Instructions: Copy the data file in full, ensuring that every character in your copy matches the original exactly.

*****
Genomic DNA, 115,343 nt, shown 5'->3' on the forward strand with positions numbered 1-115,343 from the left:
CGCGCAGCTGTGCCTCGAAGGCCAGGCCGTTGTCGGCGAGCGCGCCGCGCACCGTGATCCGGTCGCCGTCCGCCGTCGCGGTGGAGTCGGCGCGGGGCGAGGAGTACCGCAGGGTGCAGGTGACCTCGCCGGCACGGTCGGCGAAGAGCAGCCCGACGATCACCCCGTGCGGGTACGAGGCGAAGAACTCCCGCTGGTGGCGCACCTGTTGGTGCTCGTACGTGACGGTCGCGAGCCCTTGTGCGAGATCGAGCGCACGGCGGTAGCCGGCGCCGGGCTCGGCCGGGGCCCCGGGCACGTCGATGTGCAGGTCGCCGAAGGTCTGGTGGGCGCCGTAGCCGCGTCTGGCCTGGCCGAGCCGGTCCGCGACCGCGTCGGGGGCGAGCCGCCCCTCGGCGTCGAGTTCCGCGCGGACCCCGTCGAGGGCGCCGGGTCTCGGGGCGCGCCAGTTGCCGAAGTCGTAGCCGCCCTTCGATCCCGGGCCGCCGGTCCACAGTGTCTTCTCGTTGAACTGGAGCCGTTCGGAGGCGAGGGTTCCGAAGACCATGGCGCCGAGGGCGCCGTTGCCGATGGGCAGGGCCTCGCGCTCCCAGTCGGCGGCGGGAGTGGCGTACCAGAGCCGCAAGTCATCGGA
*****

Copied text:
Genomic DNA, 115,343 nt, shown 5'->3' on the forward strand with positions numbered 1-115,343 from the left:
CGCGCAGCTGTGCCTCGAAGGCCAGGCCGTTGTCGGCGAGCGCGCCGCGCACCGTGATCCGGTCGCCGTCCGCCGTCGCGGTGGAGTCGGCGCGGGGCGAGGAGTACCGCAGGGTGCAGGTGACCTCGCCGGCACGGTCGGCGAAGAGCAGCCCGACGATCACCCCGTGCGGGTACGAGGCGAAGAACTCCCGCTGGTGGCGCACCTGTTGGTGCTCGTACGTGACGGTCGCGAGCCCTTGTGCGAGATCGAGCGCACGGCGGTAGCCGGCGCCGGGCTCGGCCGGGGCCCCGGGCACGTCGATGTGCAGGTCGCCGAAGGTCTGGTGGGCGCCGTAGCCGCGTCTGGCCTGGCCGAGCCGGTCCGCGACCGCGTCGGGGGCGAGCCGCCCCTCGGCGTCGAGTTCCGCGCGGACCCCGTCGAGGGCGCCGGGTCTCGGGGCGCGCCAGTTGCCGAAGTCGTAGCCGCCCTTCGATCCCGGGCCGCCGGTCCACAGTGTCTTCTCGTTGAACTGGAGCCGTTCGGAGGCGAGGGTTCCGAAGACCATGGCGCCGAGGGCGCCGTTGCCGATGGGCAGGGCCTCGCGCTCCCAGTCGGCGGCGGGAGTGGCGTACCAGAGCCGCAAGTCATCGGA